• The Tree of Life mentioned in Revelation gives a hint that there are trees in heaven.  Wait until you see the variety.  Botanists may marvel at the thousands of different species on earth, but what I’ve planted there is just a sample. 
  •  Oh, and I do love animals too.  They make Me smile right along with you.  I’m so glad you enjoy the daring antics of the squirrels, the waddling strut of the ducks, the graceful soaring of a hawk, the regal stance of the deer.  Again, don’t be surprised if more delightful species aren’t awaiting your discovery in heaven.

As you revel in creation (which I’m so delighted you do), let your joy lead you to anticipation in this:

From his book, Nearing Home


Soon you’ll experience “the unsurpassed joy, unfading glory, undiminished bliss, unlimited delights, and unending pleasures” (John MacArthur) of heaven.    

Rest assured:  life in heaven will never become boring.  You, along with all kingdom saints will reign together with Me forever and ever (Revelation 22:5), carrying out satisfying work and fulfilling important responsibilities.

And you will never come to the end of discovering My inexhaustible wonders, the splendor of My glory, or the marvels of My creation .

One day you’ll fully understand:


Just you wait!


Photo credits: Nancy Ruegg; http://www.publicdomainpictures.net; http://www.canva.com; http://www.wikimedia.com; http://www.flickr.com; http://www.canva.com; http://www.pxfuel.com.

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After a long siege of cold, dismal days in our area, Saturday dawned warm and bright—a perfect morning to tend the planting beds in front of our house. You’d think that inclement weather would stunt spring growth. But it seems all God needs is plentiful rainfall to paint the landscape in countless shades of green.

 

 

But even on a morning of sunshine and birdsong, I am not one of those gardeners who revels in puttering about in the dirt. My attitude is much like Robert Louis Stevenson’s toward writing. He said, “I dislike writing; I love to have written.”

I dislike gardening; I love to have gardened.

 

(Oh, to skip the gardening for a “have gardened” spot like this!)

 

Not that we have fussy plants needing a lot of attention. We purposely chose bushes and perennials that don’t. Nonetheless, they do require a seasonal schedule of fertilizing, occasional pest control, weekly trimming and weeding.

Sometimes I turn my plant-tending duties into a gratitude challenge, to help pass the time more pleasantly. How many things can I notice to thank God for? Of course, a cardinal serenade, the neighbors’ friendly hellos as they walk by, and a welcome breeze are often included.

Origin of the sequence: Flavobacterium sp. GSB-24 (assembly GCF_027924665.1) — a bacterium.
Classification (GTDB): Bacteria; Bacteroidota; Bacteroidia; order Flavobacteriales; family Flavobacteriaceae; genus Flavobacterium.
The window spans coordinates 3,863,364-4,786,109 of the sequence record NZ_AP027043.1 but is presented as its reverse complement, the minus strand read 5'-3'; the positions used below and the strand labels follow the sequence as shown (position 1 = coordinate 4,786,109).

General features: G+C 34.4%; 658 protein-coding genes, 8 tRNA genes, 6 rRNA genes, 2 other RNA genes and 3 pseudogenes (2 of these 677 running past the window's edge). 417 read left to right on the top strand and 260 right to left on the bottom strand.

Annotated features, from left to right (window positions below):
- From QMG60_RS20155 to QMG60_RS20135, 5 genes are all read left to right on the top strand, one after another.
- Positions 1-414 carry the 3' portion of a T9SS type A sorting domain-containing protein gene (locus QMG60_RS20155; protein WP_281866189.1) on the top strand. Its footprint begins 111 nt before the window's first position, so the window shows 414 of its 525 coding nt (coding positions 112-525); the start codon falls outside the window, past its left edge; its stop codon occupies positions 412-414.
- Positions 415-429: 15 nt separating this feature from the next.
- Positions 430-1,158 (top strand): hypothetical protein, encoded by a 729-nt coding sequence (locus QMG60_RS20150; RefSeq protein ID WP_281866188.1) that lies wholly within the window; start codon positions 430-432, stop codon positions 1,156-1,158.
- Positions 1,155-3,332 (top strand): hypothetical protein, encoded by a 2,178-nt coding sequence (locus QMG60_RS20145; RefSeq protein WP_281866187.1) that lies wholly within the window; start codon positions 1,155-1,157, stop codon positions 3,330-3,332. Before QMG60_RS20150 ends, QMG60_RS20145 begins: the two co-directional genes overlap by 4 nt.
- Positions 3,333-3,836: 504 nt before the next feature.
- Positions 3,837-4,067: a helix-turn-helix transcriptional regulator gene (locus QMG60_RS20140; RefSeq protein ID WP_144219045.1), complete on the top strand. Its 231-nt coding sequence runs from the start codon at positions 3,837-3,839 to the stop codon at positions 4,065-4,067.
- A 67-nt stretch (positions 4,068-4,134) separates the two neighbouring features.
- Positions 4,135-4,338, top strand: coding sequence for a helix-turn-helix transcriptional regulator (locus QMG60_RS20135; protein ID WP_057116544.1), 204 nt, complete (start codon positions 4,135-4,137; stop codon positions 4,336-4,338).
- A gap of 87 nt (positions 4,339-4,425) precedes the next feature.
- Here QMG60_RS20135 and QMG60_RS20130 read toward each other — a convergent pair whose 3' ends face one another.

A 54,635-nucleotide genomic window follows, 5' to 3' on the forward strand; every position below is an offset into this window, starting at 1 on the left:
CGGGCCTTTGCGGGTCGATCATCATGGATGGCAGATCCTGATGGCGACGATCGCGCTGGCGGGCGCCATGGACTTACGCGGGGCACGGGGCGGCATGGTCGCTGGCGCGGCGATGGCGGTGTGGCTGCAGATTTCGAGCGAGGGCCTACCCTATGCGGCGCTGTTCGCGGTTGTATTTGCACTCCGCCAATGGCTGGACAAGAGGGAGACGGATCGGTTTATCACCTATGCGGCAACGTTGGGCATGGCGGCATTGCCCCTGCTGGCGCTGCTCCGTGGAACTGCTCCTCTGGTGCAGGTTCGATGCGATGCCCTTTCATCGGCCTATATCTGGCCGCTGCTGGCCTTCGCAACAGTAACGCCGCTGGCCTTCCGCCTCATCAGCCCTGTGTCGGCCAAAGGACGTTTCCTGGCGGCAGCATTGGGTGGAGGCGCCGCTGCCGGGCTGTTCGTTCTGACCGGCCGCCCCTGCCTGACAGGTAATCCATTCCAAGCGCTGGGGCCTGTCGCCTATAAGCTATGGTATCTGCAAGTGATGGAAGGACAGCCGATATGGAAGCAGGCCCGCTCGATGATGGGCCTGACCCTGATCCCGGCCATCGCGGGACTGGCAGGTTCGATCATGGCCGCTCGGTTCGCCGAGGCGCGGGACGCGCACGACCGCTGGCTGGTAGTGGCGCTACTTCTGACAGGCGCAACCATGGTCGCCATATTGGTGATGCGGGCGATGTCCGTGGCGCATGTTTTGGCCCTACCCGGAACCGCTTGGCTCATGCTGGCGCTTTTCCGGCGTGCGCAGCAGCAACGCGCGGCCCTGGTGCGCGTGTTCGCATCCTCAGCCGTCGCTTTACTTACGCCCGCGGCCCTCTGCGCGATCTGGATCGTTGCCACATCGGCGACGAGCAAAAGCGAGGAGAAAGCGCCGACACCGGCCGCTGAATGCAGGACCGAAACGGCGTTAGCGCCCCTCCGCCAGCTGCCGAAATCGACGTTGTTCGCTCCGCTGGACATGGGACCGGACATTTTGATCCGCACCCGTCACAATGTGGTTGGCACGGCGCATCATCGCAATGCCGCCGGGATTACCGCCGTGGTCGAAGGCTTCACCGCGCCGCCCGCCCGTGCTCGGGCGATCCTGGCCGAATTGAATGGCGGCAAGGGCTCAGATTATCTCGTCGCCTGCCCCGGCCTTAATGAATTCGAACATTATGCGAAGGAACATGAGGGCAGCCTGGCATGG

Sometimes a new item makes the list, like the tiger swallowtail butterfly that stopped by one time to cheer me on.

 

 

But Saturday I decided to follow Wordsworth’s advice:

 

 

As it turned out, many lessons presented themselves; perhaps too many to share here. I’m prayerful that among the observations below, you’ll find a new idea to ponder.

 

  • Weeds overtaking a garden remind us of such sins as worry, discontent, and fear that can quickly grow out of control and overtake the mind (Psalm 31:13-15). They need to be routed by the calming truth of God’s Word.

 

 

  • Plants that turn toward the sun, in order to absorb energy for photosynthesis, bring to mind the faithful child of God. He turns toward the Father of heavenly lights in order to absorb the strength, encouragement and wisdom the Father offers, thus enabling the believer to grow in spiritual maturity (Ephesians 5:8-9).

 

 

  • On Saturday I clipped the first three roses for 2020. Of course, I wore my gardening gloves to avoid the prickly thorns, and this familiar quote came to mind:

 

 

I love the way a turn of phrase can turn my thinking and my attitude. You too?

 

  • Every summer we enjoy a constant replenishing of sunshine-yellow day lilies, lavender hydrangeas, as well as the blushing pink roses—all perennials that bloom faithfully year after year.

They offer a reminder of God’s grace—the free, undeserved goodness and favor of God—always plentiful, beautiful, reliable, and never-ending.

 

(A perennial flower bed, though not ours)

 

  • Pruning back the low-hanging branches on the dripping cherry tree brought to mind John 15:1-2. In those verses, Jesus compared the vinedresser’s work of pruning to God’s work of cutting away everything in our lives that’s not to our benefit.

Sounds painful, doesn’t it. But instead of dreading such action, we can be happily grateful. The pruning liberates us from all the dead weight that interferes with God’s blessings.

For example, the slicing away of self-centeredness allows the blessing of generosity to flourish (Acts 20:35). The snipping off of negativity permits more pleasure of positivity (Proverbs 17:22).

 

 

And the removal of prideful self-sufficiency fosters the growth of peaceful dependence in the all-sufficient One, God himself (2 Corinthians 3:5).

 

Well, it’s just as I thought. More lessons came to mind last Saturday morning than can be shared here. This post is long enough.

The exercise did accomplish its purpose. Before I knew it, the time for gardening had given way to have gardened. I not only came away with roses for a vase…

 

 

 

…but blessings for my heart.

 

What lessons have you discovered while working in the yard?  Share your experience in the comment section below!

 

Photo credits:  http://www.pixabay.com; http://www.pxhere.com; http://www.flickr.com (3); http://www.canva.com (4); http://www.flickr.com; http://www.dailyverses.net; Nancy Ruegg.

 

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“It is not mere reading, but meditation…

…which extracts the sweetness and the power out of Scripture.”

—James Stalker